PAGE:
WASHINGTON — Foods with added vitamins and minerals may seem like a healthy option to supplement a diet, but it turns out that the added nutrients can be harmful to consumers — especially young children, senior citizens and pregnant women.
A new report from the Environmental Working Group studied breakfast cereals and snack bars — two of the food categories that are frequently fortified — and found that more than 140 of them are over-fortified to the point of causing harm to consumers.
Nearly half of American kids age eight and younger consume potentially harmful amounts of vitamin A, zinc and niacin because of excessive food fortification.
Outdated nutritional labeling rules and food manufacturers’ misleading marketing tactics can lead children to consuming the potentially dangerous foods, the EWG research found.
“Heavily fortified foods may sound like a good thing, but it when it comes to children and pregnant women, excessive exposure to high nutrient levels could actually cause short or long-term health problems,” Renee Sharp, EWG’s research director and co-author of the report, said in a news release.
“Manufacturers use vitamin and mineral fortification to sell their products, adding amounts in excess of what people need and more than might be prudent for young children to consume.”
Risky cereals and snack bars
Researchers analyzed more than 1,550 cereals and 1,000 snack bars. They found 114 cereals fortified with 30 percent or more of the adult daily value for vitamin A, zinc and/or niacin. They include General Mills Total Raisin Bran, General Mills Wheaties Fuel, Kellogg’s Cocoa Krispies and Kellogg’s Krave, among others.
The EWG identified 23 cereals that were excessively fortified and had the highest added doses.
When it came to snack bars, researchers found that 27 common brands were fortified with 50 percent or more of the adult daily value of at least one of the nutrients. The brands included Balance Bars, Kind bars and Marathon bars, among others.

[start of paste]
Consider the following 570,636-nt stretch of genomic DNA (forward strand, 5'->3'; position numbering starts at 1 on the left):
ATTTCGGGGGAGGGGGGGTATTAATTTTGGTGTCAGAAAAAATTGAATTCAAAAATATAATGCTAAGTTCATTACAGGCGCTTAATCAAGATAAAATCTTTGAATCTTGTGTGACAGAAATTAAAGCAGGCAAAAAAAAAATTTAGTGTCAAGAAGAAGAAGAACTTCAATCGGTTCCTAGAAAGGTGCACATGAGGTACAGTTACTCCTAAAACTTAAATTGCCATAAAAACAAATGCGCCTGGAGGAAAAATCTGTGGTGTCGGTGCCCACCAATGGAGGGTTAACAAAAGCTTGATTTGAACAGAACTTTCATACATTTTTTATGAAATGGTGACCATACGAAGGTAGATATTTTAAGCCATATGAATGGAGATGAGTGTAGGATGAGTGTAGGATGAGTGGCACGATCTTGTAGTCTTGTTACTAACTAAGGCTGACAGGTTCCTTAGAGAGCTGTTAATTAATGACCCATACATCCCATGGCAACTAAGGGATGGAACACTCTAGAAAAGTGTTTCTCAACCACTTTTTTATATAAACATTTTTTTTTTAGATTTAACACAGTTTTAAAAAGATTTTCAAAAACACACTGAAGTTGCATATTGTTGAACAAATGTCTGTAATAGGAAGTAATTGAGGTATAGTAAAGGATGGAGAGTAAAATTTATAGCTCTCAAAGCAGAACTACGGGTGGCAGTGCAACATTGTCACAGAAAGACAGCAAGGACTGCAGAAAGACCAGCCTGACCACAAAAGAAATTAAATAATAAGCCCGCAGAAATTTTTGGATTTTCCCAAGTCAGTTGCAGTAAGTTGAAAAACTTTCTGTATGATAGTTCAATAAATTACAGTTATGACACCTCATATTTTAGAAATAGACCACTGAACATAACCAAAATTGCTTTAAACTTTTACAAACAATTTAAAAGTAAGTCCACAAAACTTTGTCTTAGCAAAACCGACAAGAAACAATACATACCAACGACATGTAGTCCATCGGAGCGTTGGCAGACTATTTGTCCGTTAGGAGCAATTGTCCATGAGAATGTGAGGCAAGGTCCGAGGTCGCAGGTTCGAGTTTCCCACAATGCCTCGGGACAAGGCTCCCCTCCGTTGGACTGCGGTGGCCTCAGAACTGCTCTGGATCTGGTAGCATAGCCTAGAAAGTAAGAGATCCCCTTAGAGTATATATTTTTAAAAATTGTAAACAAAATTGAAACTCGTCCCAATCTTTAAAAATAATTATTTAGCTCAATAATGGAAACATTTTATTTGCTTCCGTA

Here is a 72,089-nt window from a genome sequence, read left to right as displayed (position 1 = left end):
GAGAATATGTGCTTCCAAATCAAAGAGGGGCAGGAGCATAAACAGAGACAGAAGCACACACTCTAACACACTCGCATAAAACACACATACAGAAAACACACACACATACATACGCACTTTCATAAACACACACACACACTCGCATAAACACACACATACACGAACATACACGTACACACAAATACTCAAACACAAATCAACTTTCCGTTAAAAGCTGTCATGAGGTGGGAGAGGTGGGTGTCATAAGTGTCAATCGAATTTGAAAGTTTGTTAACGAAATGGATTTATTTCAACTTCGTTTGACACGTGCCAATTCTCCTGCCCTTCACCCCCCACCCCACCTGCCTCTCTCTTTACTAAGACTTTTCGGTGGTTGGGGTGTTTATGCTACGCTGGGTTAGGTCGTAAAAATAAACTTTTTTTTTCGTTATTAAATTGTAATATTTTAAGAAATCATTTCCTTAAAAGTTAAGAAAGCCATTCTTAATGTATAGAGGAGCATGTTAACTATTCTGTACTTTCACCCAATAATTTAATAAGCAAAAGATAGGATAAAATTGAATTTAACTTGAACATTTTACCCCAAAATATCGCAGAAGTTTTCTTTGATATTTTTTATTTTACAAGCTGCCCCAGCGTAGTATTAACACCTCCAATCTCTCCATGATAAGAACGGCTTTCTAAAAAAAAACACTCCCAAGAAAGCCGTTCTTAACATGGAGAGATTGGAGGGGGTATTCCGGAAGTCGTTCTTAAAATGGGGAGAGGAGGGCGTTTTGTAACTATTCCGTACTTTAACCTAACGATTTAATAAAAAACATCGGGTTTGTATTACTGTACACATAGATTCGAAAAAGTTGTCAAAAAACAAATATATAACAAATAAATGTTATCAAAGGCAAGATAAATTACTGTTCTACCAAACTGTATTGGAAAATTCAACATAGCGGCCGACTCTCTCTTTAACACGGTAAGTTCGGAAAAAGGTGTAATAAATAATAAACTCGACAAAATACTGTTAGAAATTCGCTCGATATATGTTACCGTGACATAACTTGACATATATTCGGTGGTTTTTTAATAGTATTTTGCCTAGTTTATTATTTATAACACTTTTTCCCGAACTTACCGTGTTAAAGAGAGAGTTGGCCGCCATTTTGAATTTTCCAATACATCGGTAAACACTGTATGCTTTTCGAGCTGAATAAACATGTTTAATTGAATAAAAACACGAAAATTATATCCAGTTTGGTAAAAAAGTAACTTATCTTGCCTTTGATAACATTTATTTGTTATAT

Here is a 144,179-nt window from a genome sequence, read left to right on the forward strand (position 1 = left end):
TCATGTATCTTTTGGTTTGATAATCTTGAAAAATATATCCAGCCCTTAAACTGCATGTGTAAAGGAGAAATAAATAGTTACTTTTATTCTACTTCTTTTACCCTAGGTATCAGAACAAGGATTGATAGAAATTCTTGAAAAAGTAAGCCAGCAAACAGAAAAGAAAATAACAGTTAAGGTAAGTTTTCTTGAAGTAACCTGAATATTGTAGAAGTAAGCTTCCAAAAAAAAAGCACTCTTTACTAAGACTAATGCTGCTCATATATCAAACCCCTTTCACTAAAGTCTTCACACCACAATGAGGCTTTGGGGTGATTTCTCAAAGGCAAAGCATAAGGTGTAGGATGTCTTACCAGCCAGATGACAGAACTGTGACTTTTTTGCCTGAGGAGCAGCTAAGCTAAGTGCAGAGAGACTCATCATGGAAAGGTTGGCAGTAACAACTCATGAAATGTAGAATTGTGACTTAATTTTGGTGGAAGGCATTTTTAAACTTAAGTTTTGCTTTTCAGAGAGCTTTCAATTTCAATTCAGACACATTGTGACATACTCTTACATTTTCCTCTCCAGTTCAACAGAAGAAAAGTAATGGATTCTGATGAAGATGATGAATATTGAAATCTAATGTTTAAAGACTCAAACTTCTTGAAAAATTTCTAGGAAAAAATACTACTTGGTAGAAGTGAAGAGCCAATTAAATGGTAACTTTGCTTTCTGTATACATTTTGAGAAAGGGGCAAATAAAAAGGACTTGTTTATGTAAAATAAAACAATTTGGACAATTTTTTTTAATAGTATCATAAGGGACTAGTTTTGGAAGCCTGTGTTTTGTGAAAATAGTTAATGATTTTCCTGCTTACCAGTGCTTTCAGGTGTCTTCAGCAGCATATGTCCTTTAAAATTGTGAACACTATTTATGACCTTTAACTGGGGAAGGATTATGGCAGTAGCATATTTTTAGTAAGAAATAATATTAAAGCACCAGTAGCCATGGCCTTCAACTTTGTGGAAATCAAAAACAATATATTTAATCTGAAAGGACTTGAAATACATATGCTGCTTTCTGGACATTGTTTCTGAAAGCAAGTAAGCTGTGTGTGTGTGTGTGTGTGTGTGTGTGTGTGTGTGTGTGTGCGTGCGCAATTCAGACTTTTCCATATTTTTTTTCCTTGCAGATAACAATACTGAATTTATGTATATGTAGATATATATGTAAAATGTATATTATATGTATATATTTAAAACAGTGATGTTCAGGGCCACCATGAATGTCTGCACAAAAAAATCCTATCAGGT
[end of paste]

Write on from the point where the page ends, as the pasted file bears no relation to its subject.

View the entire list of excessively fortified snack bars on the EWG website.
While food packages that read “added vitamins” may seem like healthier options, they may not be, says said Ashley Koff, a registered dietitian and former advertising executive for kids’ cereals and snack bars.
“The marketing of nutrient fortification suggests that getting ‘more’ nutrients equals a ‘more nutritious’ food option, yet from a health standpoint we know that to be false,” Koff said in the release.
“Research consistently shows that the nutrient amounts and types found in whole foods provide optimal nutrition as well as least risk.”
The effects of excessive vitamins and minerals
The added vitamins and minerals can spell trouble for some groups.
High doses of vitamin A can cause toxic symptoms and lead to liver damage, skeletal abnormalities and hair loss, EWG researchers point out. Excessive levels of zinc can impair copper absorption, negatively affect red and white blood cells as well as impair immune function.
During pregnancy, taking too much vitamin A can lead to developmental abnormalities in the fetus.
Older adults with high vitamin A intake can have an increased risk of suffering from osteoporosis and hip fractures.
What can be done
The EWG has some suggestions to avoid eating foods with too many vitamins and nutrients.
Parents should be cautious. Adults should be careful about feeding their children products with more than 20 percent to 25 percent of the adult daily value for vitamin A, zinc or niacin.
Monitor what kids eat. Parents should monitor their children’s intake of vitamin A, zinc or niacin and other foods to ensure that kids do not get too much of the nutrients.
Learn about vitamin A. There are several forms of vitamin A. The danger of overexposure applies to preformed vitamin A. It does not apply to products with naturally occurring high levels of carotenoids, which are vitamin A precursors.
Read labels. Parents won’t know what kids are eating and if it has added vitamins if they aren’t paying attention to what’s on the nutrition labels of foods.